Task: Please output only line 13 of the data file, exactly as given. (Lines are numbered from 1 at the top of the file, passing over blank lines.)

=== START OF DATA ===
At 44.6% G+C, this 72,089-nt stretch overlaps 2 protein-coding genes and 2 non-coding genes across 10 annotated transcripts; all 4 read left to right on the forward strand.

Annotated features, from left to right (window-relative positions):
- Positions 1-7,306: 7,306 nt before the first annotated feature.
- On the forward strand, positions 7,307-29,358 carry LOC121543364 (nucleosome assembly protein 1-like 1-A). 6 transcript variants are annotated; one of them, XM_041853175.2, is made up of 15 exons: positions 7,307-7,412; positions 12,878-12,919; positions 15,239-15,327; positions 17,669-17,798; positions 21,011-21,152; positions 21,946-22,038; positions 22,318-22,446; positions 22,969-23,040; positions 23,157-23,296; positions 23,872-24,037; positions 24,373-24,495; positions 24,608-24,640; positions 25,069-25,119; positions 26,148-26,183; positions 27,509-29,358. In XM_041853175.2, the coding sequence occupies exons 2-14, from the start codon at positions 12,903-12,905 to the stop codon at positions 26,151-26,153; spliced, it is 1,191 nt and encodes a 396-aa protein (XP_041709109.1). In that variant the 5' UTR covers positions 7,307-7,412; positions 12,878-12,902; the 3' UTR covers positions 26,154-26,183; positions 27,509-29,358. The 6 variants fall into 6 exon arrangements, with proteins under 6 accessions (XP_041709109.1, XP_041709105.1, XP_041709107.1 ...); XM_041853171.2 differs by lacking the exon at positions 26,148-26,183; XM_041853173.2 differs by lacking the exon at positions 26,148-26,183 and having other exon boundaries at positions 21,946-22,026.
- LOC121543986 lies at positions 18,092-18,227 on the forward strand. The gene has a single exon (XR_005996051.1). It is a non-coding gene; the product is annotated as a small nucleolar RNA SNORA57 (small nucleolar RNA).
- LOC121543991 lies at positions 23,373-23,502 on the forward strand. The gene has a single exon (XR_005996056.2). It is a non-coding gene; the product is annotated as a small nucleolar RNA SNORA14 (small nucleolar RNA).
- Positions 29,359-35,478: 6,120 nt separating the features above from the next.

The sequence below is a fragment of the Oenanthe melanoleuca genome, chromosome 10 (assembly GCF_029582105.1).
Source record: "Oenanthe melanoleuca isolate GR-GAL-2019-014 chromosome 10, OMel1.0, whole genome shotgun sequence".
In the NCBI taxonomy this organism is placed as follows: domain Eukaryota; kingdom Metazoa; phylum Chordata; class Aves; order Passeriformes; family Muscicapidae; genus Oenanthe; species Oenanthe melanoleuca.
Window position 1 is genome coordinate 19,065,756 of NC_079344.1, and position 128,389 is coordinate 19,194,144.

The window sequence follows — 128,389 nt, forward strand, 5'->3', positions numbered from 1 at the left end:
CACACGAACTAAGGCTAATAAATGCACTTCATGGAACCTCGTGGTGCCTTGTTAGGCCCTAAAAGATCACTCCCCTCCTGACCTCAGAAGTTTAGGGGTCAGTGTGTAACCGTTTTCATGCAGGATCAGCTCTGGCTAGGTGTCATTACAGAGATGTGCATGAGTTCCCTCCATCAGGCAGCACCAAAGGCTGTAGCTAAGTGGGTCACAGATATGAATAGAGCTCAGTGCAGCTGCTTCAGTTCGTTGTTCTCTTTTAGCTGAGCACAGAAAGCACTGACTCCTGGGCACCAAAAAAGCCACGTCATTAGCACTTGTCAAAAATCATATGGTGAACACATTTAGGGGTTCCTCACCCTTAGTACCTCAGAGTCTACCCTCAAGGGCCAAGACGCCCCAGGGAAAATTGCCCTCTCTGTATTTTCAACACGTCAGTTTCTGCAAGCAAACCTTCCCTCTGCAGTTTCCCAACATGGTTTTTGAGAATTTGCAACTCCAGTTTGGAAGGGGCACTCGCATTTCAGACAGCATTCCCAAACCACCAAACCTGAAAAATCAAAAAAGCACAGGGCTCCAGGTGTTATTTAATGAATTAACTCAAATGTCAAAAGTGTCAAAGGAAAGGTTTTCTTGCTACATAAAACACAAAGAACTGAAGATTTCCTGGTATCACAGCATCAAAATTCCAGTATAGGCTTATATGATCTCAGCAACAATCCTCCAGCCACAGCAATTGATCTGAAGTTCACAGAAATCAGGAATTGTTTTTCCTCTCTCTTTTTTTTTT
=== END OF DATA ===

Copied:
CACACGAACTAAGGCTAATAAATGCACTTCATGGAACCTCGTGGTGCCTTGTTAGGCCCTAAAAGATCACTCCCCTCCTGACCTCAGAAGTTTAGGGGTCAGTGTGTAACCGTTTTCATGCAGGATCAGCTCTGGCTAGGTGTCATTACAGAGATGTGCATGAGTTCCCTCCATCAGGCAGCACCAAAGGCTGTAGCTAAGTGGGTCACAGATATGAATAGAGCTCAGTGCAGCTGCTTCAGTTCGTTGTTCTCTTTTAGCTGAGCACAGAAAGCACTGACTCCTGGGCACCAAAAAAGCCACGTCATTAGCACTTGTCAAAAATCATATGGTGAACACATTTAGGGGTTCCTCACCCTTAGTACCTCAGAGTCTACCCTCAAGGGCCAAGACGCCCCAGGGAAAATTGCCCTCTCTGTATTTTCAACACGTCAGTTTCTGCAAGCAAACCTTCCCTCTGCAGTTTCCCAACATGGTTTTTGAGAATTTGCAACTCCAGTTTGGAAGGGGCACTCGCATTTCAGACAGCATTCCCAAACCACCAAACCTGAAAAATCAAAAAAGCACAGGGCTCCAGGTGTTATTTAATGAATTAACTCAAATGTCAAAAGTGTCAAAGGAAAGGTTTTCTTGCTACATAAAACACAAAGAACTGAAGATTTCCTGGTATCACAGCATCAAAATTCCAGTATAGGCTTATATGATCTCAGCAACAATCCTCCAGCCACAGCAATTGATCTGAAGTTCACAGAAATCAGGAATTGTTTTTCCTCTCTCTTTTTTTTTT